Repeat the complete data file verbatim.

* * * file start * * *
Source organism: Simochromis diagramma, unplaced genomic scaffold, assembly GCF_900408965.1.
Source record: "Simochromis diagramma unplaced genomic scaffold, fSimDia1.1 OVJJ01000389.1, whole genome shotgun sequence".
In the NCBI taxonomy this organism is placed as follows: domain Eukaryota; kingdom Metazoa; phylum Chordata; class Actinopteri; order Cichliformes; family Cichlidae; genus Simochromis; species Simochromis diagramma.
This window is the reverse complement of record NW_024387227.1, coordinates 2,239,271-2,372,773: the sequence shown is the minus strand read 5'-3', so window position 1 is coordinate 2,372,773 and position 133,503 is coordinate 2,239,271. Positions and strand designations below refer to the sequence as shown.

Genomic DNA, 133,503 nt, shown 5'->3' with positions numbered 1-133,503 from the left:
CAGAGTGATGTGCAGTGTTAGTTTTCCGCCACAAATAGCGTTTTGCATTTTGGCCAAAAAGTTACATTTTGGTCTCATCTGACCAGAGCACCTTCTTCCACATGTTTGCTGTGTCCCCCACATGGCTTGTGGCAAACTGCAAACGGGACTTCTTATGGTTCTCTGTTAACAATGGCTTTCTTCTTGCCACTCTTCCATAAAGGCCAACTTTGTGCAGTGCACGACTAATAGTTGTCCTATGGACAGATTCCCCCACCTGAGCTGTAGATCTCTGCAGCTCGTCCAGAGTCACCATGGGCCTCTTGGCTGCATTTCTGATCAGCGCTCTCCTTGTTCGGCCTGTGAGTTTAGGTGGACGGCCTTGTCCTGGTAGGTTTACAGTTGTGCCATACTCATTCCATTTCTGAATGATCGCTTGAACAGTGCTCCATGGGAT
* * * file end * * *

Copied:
Source organism: Simochromis diagramma, unplaced genomic scaffold, assembly GCF_900408965.1.
Source record: "Simochromis diagramma unplaced genomic scaffold, fSimDia1.1 OVJJ01000389.1, whole genome shotgun sequence".
In the NCBI taxonomy this organism is placed as follows: domain Eukaryota; kingdom Metazoa; phylum Chordata; class Actinopteri; order Cichliformes; family Cichlidae; genus Simochromis; species Simochromis diagramma.
This window is the reverse complement of record NW_024387227.1, coordinates 2,239,271-2,372,773: the sequence shown is the minus strand read 5'-3', so window position 1 is coordinate 2,372,773 and position 133,503 is coordinate 2,239,271. Positions and strand designations below refer to the sequence as shown.

Genomic DNA, 133,503 nt, shown 5'->3' with positions numbered 1-133,503 from the left:
CAGAGTGATGTGCAGTGTTAGTTTTCCGCCACAAATAGCGTTTTGCATTTTGGCCAAAAAGTTACATTTTGGTCTCATCTGACCAGAGCACCTTCTTCCACATGTTTGCTGTGTCCCCCACATGGCTTGTGGCAAACTGCAAACGGGACTTCTTATGGTTCTCTGTTAACAATGGCTTTCTTCTTGCCACTCTTCCATAAAGGCCAACTTTGTGCAGTGCACGACTAATAGTTGTCCTATGGACAGATTCCCCCACCTGAGCTGTAGATCTCTGCAGCTCGTCCAGAGTCACCATGGGCCTCTTGGCTGCATTTCTGATCAGCGCTCTCCTTGTTCGGCCTGTGAGTTTAGGTGGACGGCCTTGTCCTGGTAGGTTTACAGTTGTGCCATACTCATTCCATTTCTGAATGATCGCTTGAACAGTGCTCCATGGGAT